We’ve compiled an extensive list of off-road 50-milers for you here. And to see how to kit out your XC bike for a 50-miler, read on.
1. Tougher Tires
Two keys here: Protect your sidewalls and run fatter rubber. Your bike probably came with lighter weight tires for showroom floor heft appeal. The downside? Those thin sidewalls slice open in Rocky Mountain talus. Look for fast rolling tires with enhanced sidewall protection. And consider bumping up tire width when you do so. Today’s wider rims (see next entry) not only better accommodate 2.3- and 2.4-inch wide tires, but they almost demand them. On a wider rim, 2.1s and certain 2.2s can square off the tread pattern, diminishing cornering. Our tires of choice for Western distance racing? The Continental X-King ProTection 2.4 up front (the open tread helps braking), and a fast rolling Continental Race King Protection 2.2 in the rear. continental-tires.com/bicycle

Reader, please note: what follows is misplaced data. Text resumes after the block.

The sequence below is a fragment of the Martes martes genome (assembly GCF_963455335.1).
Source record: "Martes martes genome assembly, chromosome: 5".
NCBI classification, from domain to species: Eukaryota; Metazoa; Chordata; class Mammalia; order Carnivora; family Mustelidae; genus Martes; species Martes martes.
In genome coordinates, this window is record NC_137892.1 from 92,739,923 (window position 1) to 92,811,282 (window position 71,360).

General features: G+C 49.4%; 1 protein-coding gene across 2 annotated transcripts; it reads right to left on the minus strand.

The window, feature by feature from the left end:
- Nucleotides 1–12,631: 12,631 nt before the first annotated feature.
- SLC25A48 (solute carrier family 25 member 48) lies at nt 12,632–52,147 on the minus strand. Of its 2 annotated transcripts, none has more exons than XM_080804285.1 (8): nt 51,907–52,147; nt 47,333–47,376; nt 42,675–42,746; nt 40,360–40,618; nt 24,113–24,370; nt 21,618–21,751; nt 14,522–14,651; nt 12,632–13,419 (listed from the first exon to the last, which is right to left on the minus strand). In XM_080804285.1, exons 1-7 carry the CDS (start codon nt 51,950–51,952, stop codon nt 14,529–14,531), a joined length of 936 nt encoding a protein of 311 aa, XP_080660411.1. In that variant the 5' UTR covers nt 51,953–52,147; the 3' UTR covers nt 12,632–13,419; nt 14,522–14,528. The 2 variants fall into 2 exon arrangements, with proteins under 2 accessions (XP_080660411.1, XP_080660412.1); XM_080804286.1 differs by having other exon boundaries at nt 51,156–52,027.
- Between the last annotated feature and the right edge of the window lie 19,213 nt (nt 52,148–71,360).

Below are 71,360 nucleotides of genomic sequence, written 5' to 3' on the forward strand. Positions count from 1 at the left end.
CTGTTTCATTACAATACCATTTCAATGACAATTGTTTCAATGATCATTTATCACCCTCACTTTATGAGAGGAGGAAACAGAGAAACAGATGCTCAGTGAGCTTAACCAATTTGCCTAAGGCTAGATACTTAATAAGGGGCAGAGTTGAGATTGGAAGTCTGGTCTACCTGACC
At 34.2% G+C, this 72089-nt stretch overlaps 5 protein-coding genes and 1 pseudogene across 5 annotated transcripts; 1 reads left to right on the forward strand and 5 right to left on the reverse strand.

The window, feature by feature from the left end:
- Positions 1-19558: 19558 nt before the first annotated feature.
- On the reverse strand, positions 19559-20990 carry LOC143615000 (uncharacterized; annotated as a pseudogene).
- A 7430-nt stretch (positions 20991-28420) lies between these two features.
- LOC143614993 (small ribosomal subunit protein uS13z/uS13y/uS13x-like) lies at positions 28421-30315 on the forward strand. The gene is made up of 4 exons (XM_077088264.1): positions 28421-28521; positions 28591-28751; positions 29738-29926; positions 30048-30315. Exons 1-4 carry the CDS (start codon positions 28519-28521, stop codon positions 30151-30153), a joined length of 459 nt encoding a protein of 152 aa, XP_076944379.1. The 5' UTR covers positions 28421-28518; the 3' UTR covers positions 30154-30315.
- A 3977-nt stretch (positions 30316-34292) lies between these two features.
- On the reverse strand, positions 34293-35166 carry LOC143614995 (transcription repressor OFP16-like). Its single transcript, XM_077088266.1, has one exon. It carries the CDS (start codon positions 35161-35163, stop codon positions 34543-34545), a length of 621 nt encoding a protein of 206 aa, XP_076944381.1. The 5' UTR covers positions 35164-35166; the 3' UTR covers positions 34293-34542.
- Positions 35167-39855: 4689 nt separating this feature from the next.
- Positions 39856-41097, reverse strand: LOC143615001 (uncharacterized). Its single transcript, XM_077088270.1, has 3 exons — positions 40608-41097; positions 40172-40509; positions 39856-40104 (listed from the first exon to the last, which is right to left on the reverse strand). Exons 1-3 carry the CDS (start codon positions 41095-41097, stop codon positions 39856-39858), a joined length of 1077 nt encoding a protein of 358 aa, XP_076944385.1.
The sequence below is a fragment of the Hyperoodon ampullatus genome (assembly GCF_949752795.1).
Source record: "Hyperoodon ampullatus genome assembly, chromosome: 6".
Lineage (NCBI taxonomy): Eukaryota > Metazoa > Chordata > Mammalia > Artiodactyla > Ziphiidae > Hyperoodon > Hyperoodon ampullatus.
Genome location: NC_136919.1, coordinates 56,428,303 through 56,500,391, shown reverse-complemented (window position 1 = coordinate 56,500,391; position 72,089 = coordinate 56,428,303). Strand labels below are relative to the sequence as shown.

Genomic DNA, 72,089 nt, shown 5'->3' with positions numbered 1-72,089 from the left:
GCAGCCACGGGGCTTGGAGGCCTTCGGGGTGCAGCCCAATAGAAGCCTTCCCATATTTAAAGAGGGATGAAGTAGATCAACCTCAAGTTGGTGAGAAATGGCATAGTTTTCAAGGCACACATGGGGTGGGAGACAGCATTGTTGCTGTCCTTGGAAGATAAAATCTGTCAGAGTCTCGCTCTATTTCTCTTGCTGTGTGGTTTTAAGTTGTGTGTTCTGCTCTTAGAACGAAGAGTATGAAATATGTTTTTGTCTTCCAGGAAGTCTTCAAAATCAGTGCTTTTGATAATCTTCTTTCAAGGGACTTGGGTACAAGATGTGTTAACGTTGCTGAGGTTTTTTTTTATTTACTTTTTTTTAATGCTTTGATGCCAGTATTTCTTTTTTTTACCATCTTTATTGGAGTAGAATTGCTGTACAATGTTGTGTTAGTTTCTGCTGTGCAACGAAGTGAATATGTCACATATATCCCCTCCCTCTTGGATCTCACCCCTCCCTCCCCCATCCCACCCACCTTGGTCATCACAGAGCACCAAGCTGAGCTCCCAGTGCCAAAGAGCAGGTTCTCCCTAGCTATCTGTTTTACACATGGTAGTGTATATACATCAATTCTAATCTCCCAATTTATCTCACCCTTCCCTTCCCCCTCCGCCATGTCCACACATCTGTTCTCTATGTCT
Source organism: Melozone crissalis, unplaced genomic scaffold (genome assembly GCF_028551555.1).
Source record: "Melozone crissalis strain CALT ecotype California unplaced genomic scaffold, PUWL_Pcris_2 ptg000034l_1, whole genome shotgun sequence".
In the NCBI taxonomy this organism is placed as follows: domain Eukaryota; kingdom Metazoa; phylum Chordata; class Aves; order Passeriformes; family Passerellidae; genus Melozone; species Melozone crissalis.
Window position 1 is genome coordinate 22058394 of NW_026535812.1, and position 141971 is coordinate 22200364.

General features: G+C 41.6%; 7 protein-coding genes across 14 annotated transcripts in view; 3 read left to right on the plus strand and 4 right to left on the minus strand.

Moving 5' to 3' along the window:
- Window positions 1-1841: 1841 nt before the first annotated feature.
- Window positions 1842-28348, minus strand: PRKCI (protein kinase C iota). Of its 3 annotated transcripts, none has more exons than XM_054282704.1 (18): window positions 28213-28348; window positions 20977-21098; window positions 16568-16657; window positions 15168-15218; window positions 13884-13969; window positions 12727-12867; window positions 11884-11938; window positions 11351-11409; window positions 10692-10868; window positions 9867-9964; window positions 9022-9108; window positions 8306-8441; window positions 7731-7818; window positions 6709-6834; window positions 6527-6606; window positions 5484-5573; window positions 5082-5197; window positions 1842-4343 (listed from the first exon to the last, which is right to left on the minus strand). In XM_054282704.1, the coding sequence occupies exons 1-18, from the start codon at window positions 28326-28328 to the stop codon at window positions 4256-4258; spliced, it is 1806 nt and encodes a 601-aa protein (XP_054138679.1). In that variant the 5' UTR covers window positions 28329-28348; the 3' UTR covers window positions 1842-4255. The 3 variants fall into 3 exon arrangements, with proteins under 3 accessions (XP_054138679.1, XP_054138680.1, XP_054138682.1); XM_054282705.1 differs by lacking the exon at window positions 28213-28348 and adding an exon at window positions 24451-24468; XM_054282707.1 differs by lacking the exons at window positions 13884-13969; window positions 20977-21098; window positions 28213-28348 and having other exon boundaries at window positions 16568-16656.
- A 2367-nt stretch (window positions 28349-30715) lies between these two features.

As reported in these pages, carbon mountain bike wheels have proven themselves more durable, trail dampening, and lighter weight in a given rim width than aluminum. But that extra width offers the most dramatic benefit. Instead of pinching a fatter tire at the bead, resulting in an egg shaped profile in a cutaway, wider rims allow for a more vertical sidewall like you’d find on a moto. That, when paired with a stiff wheel, makes for a noticeable boost in edging pressure in a turn. It also lets you run lower tire pressure—increasing your contact patch with the earth. Many trail riders already get this advantage if their late-model longer travel bikes are equipped with (wider) Boost hubs and corresponding rims. For the XC crowd, you can get similar performance from Reynolds new hookless 29 TR wheels. What’s hookless? Because the rims are 25mm wide internally (30mm externally), when paired with an ETRTO certified tire like the Continental (above), the bead of the tire is under tension from the diameter of the rim instead of getting held in place by a hook. The key is the pairing of ETRTO tires, which meet finer specifications in terms of diameter. And again, thanks to the wider internal and hookless design, the tire is allowed to stand more vertically still. We feel you’re getting near Boost level performance in a lighter setup. reynoldscycling.com/wheels